Your last task is to estimate the quantities of seed or transplants you'll need for the season. Do you plan to purchase transplants from a local nursery? Do you want the nursery to order any special varieties for you?
Unless you're planning an extremely large garden, it won't pay you to buy the jumbo packets of seeds the first year. If you buy too many at once, you may wind up with enough to last for several years. You may also want to change varieties after the first year, or the seed companies may come out with a variety more suited to your needs, and you'll want to try those seeds instead of the ones you saved.
If you do have seeds left over — and they test for viability — there's no reason why you shouldn't use them. Test them as explained here. If the germination rate has dropped to 50 percent, you have to double the number of seeds that you plant. Often the older seeds take longer to sprout, so you have to give them a little extra time. But since square foot gardening uses a controlled method of plant— ing very few seeds, you should have no problem.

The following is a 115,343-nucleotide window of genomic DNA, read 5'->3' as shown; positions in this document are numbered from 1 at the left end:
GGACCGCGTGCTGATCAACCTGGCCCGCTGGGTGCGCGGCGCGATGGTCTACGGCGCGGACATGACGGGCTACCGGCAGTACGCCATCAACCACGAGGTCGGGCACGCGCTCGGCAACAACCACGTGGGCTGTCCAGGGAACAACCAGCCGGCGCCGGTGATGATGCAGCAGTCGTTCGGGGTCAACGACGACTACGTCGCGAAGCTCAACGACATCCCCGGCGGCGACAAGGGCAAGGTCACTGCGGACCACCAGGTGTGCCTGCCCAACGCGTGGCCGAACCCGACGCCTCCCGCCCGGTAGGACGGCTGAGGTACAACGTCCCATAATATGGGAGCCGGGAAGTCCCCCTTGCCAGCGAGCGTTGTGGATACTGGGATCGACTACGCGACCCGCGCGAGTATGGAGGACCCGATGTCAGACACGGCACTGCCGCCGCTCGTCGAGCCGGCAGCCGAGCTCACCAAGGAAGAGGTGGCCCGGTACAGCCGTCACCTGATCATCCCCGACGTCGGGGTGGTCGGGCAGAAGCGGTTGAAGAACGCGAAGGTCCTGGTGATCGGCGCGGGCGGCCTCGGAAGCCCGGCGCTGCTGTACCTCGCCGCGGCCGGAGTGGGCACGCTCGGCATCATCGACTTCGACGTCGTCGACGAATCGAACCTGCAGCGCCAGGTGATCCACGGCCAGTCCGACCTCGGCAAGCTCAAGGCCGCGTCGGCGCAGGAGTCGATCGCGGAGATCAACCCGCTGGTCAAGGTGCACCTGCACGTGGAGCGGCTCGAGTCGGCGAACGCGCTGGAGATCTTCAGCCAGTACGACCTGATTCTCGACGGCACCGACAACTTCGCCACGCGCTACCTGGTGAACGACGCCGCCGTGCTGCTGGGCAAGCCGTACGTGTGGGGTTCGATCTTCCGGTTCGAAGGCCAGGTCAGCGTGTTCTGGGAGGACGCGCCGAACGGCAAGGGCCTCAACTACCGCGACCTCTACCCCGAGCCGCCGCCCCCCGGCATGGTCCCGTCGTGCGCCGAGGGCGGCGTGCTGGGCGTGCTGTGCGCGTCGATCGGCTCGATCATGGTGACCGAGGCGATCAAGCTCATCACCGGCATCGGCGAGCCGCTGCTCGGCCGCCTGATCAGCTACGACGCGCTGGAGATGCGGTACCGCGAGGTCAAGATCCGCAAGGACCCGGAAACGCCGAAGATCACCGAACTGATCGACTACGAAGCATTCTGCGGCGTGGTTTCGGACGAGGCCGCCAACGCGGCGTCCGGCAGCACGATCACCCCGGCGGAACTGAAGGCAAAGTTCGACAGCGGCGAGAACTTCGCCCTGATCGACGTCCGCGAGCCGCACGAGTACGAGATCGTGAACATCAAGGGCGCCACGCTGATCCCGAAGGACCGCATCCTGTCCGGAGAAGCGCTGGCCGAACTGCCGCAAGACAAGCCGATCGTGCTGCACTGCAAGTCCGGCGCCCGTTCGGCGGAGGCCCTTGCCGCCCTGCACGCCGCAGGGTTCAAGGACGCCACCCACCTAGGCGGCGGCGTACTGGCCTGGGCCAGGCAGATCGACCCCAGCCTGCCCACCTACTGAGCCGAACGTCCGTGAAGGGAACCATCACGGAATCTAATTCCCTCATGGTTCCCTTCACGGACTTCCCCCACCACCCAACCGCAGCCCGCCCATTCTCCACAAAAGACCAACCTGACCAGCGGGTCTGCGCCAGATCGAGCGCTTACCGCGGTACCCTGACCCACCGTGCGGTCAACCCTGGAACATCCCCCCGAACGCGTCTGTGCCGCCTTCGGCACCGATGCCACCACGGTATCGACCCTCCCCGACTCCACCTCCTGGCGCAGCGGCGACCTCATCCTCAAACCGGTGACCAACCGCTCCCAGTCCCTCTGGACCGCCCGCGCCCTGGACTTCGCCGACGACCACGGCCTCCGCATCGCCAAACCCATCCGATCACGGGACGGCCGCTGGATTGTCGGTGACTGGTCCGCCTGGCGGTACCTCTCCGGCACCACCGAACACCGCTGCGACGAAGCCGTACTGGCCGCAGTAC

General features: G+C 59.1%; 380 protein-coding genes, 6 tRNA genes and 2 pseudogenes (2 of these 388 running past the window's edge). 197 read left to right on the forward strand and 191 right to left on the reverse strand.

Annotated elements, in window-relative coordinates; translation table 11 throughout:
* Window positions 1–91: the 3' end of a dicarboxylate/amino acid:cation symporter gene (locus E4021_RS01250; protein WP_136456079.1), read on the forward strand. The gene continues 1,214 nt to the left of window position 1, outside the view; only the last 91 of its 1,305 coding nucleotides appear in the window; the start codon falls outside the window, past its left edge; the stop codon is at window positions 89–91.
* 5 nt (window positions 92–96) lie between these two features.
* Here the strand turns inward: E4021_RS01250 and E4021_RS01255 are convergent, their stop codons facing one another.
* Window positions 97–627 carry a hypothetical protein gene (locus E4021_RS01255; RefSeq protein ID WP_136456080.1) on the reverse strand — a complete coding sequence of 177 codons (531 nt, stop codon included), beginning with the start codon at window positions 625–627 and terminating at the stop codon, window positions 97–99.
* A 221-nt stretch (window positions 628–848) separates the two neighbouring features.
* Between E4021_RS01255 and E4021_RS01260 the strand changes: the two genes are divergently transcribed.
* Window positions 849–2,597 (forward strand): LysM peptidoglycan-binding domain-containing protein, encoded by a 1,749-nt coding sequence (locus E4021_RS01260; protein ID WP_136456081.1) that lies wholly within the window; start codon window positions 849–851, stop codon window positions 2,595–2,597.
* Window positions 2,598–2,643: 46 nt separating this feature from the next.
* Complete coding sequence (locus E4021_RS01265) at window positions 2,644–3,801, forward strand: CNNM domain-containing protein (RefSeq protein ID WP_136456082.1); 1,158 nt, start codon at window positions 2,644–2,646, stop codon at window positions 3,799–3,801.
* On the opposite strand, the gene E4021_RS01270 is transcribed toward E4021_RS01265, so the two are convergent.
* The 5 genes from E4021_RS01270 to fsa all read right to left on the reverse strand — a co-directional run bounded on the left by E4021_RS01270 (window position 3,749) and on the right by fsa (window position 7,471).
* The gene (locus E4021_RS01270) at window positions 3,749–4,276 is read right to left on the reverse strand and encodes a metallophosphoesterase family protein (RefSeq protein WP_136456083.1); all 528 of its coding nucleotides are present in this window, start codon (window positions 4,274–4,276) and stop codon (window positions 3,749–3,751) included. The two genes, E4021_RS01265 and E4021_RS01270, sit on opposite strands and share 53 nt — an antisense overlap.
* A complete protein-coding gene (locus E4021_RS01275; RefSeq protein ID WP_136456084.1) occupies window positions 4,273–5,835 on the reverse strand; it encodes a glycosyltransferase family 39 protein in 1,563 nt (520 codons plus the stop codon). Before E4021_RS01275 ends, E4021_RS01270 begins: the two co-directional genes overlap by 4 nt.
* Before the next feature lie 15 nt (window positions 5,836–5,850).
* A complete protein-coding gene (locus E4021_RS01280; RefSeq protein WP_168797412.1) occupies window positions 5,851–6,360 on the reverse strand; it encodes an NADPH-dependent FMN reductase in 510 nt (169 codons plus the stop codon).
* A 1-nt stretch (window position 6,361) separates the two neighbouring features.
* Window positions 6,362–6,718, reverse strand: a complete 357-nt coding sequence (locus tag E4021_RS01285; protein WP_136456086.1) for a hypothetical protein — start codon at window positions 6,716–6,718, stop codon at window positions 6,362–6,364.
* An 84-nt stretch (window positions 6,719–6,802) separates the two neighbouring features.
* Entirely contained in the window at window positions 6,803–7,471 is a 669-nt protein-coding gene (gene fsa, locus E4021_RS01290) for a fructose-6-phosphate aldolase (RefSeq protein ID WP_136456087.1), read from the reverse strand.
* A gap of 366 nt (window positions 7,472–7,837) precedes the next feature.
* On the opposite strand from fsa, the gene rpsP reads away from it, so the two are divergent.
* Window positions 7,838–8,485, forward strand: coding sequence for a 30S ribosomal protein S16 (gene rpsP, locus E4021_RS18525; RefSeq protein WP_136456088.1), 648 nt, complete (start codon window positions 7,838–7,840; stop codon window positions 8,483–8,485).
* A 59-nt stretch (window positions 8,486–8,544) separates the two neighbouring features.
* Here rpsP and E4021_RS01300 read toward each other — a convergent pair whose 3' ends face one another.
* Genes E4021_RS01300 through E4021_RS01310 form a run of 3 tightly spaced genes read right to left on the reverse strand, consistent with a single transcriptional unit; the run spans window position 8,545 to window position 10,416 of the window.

Finally, on the choice of seeds, use only the best varieties, and seeds you're sure are viable. Don't economize foolishly where your business is concerned.
A final suggestion: show your neatly finished charts to someone else — your spouse, a neighbor, or a gardening friend. You might even take them to your buyer. The purpose of this is tosee if they can be understood, and to generate suggestions. Quite often we get so close to something that we're working on that we forget some of the obvious things.
Was this article helpful?